Monday, September 30, 2013

Bob Feller Act of Valor Awards

The Indians are playing post-season ball for the first time since 2007, thanks in large part to excellent pitching in the second half of the season.  The pitcher with the most wins in Indians history is the late Bob Feller, who enlisted in the Navy at the peak of his career, the day after Pearl Harbor was attacked.

Peter Fertig, a New York businessman (and Yankees fan) has established the Bob Feller Act of Valor award, to be given to a member of the U. S. Navy, a baseball hall-of-fame member, and a current major league player.  Among the five nominees in this, the award's inaugural year, is Indians first baseman Nick Swisher.  The winner will be announced soon.

Peter explains why he founded the award honoring the Indians great in this interview with Jim.

Friday, September 27, 2013

Into the Light To Fight Suicide

The 10th annual Into the Light Walk to benefit  the Suicide Prevention Education Alliance takes place at the Cleveland Metroparks Zoo on Sunday October 6.  Dr. Nora McNamara, a psychiatrist  at University Hospitals specializing in treating children and adolescents will be one of the speakers, along with former major league baseball player John Trautwein, who started the Will-To-Live Foundation following the suicide of his son Will at age 15.

In this interview with Jim, Dr. McNamara ta discusses at what age children with mental illnesses normally begin presenting symptoms, what parents should look for, and what they can do to help their children.  She is joined by Into the Light Event Chairperson Loree Vick, a trustee for SPEA and a survivor of suicide, after losing her husband John in 2005.  She explains how the Suicide Prevention Education Alliance encourages young people to be aware of friends who may exhibit signs of depression.

Thursday, September 26, 2013

Lis Wiehl Finishes The East Salem Trilogy With Fatal Tide

Author Lis Wiehl is a former prosecutor, law professor and Fox News legal analyst who writes a copious amount of fiction on the side.  Her latest book, Fatal Tide, is the third in the East Salem trilogy of books set in a small fictitious Connecticut town filled will evil.  

In this interview with Jim, Lis talks about the Seymour Avenue case, the Washington Navy Yard shootings, and Aaron Hernandez, the football player accused of murder, in addition to discussing her books.

Wednesday, September 25, 2013

50 Years of Affordable Higher Education At Tri-C

Cuyahoga Community College is celebrating its 50th anniversary.  Hear Jim's interview with College President Alex Johnson.

Deanna Adams Explores Fiction with Her New Book

Local author Deanna Adams puts her passion for Rock and Roll into her first novel.  It follows her first three books, which are non-fiction; Rock'N Roll and the Cleveland Connection, Cleveland's Rock and Roll Roots, and the memoir Confessions of a Not-So-Good Catholic Girl. 

Tuesday, September 24, 2013

Free Flu Shots Are Available For Cleveland Seniors

The city of Cleveland Department of Public Health is teaming up with the Western Reserve Area Agency on Aging in an effort to inoculate every senior citizen in the city against the flu.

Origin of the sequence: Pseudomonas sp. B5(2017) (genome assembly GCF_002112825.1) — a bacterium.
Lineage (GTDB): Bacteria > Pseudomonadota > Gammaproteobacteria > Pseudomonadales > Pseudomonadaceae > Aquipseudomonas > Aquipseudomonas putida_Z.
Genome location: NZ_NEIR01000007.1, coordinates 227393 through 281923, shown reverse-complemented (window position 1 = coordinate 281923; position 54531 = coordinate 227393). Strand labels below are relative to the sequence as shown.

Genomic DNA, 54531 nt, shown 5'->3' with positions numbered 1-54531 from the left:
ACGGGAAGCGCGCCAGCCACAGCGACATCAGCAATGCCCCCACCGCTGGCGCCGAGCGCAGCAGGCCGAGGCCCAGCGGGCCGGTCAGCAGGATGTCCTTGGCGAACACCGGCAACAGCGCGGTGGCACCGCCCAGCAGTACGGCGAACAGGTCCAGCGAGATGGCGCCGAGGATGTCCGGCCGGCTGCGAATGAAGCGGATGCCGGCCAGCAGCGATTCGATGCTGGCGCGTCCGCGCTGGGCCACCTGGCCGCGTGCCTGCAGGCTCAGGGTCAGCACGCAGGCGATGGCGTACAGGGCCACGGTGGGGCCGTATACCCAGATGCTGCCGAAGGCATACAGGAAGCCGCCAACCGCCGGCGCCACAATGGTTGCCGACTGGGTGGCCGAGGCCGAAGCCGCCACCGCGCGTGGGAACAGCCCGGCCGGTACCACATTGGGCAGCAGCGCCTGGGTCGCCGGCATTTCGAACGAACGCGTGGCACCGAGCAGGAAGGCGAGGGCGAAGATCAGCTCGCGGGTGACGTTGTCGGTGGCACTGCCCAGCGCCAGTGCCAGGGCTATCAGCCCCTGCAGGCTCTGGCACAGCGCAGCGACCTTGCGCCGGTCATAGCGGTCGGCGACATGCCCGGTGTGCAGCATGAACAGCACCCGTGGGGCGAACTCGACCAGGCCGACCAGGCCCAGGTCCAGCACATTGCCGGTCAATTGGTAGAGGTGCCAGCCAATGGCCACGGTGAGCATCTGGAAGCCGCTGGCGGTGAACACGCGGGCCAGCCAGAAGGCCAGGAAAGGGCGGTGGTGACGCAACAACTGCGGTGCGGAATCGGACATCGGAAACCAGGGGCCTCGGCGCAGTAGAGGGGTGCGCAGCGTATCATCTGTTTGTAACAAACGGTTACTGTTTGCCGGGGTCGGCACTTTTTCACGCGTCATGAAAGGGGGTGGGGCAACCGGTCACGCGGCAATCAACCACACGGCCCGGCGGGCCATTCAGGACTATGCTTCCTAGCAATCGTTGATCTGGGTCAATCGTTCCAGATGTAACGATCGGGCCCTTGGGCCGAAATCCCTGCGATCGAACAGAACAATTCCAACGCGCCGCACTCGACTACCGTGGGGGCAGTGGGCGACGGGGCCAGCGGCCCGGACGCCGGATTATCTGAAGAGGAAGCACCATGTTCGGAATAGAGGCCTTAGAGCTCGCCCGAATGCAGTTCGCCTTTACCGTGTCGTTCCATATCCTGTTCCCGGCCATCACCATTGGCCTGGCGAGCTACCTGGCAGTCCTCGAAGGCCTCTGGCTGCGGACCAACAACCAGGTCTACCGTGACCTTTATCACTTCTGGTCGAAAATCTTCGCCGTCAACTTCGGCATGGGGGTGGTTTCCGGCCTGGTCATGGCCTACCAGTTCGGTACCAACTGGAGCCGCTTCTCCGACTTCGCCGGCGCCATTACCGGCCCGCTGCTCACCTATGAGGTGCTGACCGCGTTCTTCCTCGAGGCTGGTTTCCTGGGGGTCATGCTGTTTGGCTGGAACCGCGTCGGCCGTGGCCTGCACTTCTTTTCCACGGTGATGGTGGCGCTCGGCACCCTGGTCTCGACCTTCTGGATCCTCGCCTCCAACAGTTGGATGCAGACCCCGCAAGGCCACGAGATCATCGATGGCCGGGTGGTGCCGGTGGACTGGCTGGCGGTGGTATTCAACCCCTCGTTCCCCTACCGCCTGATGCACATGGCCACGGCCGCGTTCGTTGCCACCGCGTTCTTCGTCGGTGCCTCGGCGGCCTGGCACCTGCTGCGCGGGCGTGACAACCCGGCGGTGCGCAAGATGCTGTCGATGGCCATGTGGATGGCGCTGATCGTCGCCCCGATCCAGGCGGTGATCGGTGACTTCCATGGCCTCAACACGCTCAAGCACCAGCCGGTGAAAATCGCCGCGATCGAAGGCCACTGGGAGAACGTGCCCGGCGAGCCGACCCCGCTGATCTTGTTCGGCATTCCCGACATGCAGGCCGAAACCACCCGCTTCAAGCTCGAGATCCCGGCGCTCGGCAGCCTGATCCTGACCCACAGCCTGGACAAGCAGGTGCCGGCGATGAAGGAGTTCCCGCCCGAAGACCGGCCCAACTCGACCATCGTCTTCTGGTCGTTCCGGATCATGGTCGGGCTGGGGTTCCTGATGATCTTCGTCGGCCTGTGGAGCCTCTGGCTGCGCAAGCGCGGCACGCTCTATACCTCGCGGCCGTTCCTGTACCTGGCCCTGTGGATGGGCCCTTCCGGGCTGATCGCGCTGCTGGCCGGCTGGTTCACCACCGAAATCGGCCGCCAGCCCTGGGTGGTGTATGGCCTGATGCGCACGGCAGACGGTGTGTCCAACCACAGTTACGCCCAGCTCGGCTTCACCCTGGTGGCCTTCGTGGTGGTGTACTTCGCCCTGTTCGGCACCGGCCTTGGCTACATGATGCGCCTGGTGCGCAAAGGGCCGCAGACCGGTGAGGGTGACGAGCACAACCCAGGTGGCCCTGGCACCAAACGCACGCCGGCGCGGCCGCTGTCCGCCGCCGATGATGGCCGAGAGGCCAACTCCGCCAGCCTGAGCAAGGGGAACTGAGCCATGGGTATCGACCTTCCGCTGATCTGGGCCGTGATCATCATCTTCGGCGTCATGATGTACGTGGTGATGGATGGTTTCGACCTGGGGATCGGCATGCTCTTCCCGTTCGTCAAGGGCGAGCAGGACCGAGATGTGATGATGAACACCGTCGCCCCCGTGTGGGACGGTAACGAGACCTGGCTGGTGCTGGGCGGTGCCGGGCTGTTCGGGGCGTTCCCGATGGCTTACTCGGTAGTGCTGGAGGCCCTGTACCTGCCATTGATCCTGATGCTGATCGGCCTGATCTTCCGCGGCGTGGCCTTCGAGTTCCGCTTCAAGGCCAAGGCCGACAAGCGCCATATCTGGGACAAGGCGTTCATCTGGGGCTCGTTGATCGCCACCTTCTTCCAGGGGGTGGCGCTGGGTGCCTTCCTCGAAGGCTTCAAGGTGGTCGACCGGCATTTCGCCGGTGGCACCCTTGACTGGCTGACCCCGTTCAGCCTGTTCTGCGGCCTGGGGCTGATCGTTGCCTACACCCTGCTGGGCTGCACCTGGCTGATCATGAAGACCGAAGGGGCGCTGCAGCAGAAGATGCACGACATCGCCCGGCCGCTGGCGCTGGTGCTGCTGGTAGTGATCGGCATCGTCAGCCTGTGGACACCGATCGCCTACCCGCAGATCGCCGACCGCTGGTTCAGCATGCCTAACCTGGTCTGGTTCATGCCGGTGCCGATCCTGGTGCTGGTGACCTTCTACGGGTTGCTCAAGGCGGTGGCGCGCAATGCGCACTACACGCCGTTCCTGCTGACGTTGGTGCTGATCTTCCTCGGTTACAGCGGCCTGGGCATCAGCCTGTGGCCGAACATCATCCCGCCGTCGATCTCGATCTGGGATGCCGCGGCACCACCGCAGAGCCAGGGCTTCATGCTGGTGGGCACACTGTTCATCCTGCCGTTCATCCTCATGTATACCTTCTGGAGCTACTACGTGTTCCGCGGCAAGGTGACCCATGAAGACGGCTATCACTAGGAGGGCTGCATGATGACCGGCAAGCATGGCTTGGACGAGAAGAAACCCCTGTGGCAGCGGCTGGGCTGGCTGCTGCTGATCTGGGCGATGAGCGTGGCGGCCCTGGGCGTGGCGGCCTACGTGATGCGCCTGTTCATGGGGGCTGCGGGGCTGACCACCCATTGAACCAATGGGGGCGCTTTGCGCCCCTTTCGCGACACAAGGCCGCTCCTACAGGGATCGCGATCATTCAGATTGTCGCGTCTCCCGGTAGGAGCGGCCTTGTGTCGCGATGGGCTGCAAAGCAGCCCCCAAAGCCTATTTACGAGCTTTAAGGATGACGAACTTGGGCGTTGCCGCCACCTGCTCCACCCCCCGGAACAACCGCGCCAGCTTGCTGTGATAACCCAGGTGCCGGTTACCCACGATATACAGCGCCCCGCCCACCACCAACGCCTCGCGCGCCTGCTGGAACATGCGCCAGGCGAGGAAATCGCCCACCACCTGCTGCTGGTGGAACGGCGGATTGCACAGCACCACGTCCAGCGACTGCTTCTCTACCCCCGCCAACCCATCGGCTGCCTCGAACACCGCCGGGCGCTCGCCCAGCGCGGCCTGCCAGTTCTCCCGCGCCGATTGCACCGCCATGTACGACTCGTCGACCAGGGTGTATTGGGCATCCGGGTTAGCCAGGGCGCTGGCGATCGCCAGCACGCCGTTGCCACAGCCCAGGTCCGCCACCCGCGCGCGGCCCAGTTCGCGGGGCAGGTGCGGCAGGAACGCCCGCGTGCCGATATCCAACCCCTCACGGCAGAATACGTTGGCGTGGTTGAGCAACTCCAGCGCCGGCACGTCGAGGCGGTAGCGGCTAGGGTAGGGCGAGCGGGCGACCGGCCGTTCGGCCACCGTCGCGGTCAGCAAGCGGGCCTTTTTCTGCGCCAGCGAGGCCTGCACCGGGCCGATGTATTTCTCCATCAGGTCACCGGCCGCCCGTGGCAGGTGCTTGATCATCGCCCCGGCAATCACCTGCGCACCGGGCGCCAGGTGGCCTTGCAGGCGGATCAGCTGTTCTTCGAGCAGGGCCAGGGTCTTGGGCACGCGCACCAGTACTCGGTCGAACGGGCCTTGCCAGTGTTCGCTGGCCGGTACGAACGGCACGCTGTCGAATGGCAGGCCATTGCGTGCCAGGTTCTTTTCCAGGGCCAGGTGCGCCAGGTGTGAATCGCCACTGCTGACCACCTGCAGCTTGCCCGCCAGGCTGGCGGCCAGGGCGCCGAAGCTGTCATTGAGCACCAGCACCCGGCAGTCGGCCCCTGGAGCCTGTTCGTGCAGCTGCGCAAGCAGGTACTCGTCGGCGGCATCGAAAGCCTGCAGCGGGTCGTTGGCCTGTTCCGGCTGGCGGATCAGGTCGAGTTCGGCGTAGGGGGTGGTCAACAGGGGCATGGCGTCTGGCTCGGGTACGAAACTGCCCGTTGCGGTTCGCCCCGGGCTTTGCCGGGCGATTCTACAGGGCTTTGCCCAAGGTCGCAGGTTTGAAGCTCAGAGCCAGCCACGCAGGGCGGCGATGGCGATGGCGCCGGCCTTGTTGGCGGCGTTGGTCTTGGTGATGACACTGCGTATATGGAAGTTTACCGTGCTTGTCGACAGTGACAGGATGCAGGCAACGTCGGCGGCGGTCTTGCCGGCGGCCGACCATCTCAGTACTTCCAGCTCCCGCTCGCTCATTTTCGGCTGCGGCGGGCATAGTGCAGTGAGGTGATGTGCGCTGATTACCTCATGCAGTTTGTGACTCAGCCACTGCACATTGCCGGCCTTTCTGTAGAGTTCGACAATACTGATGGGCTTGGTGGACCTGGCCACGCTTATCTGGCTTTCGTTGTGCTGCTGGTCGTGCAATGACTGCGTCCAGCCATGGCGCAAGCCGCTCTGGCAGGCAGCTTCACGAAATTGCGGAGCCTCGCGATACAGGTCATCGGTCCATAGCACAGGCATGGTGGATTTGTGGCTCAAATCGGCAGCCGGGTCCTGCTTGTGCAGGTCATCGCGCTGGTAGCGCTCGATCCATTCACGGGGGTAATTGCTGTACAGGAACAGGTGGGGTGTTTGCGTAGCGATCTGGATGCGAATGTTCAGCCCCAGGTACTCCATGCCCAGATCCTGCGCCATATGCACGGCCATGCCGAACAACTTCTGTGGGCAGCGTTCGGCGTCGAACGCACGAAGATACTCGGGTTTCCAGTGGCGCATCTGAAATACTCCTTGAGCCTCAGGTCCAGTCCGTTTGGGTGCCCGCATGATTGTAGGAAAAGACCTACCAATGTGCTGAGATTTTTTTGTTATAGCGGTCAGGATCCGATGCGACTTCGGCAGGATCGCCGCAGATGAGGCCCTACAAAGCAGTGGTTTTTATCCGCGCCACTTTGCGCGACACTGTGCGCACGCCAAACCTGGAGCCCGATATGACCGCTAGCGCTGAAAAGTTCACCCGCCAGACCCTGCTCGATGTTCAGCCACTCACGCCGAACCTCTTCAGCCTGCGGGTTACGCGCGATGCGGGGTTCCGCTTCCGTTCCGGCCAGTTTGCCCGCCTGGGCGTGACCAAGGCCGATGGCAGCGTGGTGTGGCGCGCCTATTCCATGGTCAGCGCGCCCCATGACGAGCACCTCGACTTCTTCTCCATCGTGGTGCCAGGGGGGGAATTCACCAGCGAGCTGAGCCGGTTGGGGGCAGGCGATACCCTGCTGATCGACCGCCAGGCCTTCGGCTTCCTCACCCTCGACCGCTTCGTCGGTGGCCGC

Karen Butler, the Director of the Cleveland Public Health Department, explains why it's so important especially for people 65 and older to get a flu shot.

Monday, September 23, 2013

Why Hire a Vet? Richard Asbury Has The Answer

Richard Asbury is a career coach who advocates for veterans, especially those who are entering or reentering the workforce following their service to our country.  He notes how many thousands of veterans will be returning in the next 18 months from service in Afghanistan, and how his firm,Vanguard Training Services tries to help these heroes.

Richard is a veteran of the Navy, retiring as a Lieutenant Commander, and offers his insights into the shootings at the Washington Navy Yard.

Friday, September 20, 2013

Tr-C Helps Veterans Learn To Heal, and Heal to Learn

Cuyahoga Community College has been providing special help to veterans since 1963, when the school opened in the old Crile VA Hospital in Parma, providing education and career help to those who have served our country.  And with the draw-down of troops from Afghanistan expected to swell the number of veterans seeking employment, Tri-C has embarked on a new Veteran's Initiative.  Rick DeChant, Executive Director of Veterans Services and Programs for Cuyahoga Community College explains past efforts to help veterans, and what the school is doing for current heroes as they end their service to our country.

To Sing Frogs: An International Adoption Story

John Simmons and his wife Amy went to Russia to adopt a child.  They wound up with six.  To Sing Frogs is the book he wrote about their journey, including the incredible bureaucracy involved in adopting children overseas, along with the incredible rewards associated with international adoption.

In this interview with Jim, John describes how the journey taxed his and Amy's relationship, how it affected their biological children, and explains the meaning of the title: To Sing Frogs.

Thursday, September 19, 2013

Surviving Stroke: Gary Hartman's Remarkable Story

Marty Hartman, Dr. Susana Bowling, and Gary Hartman
at Canal Park, where Gary threw the first pitch at an Aeros game, 9 days after his stroke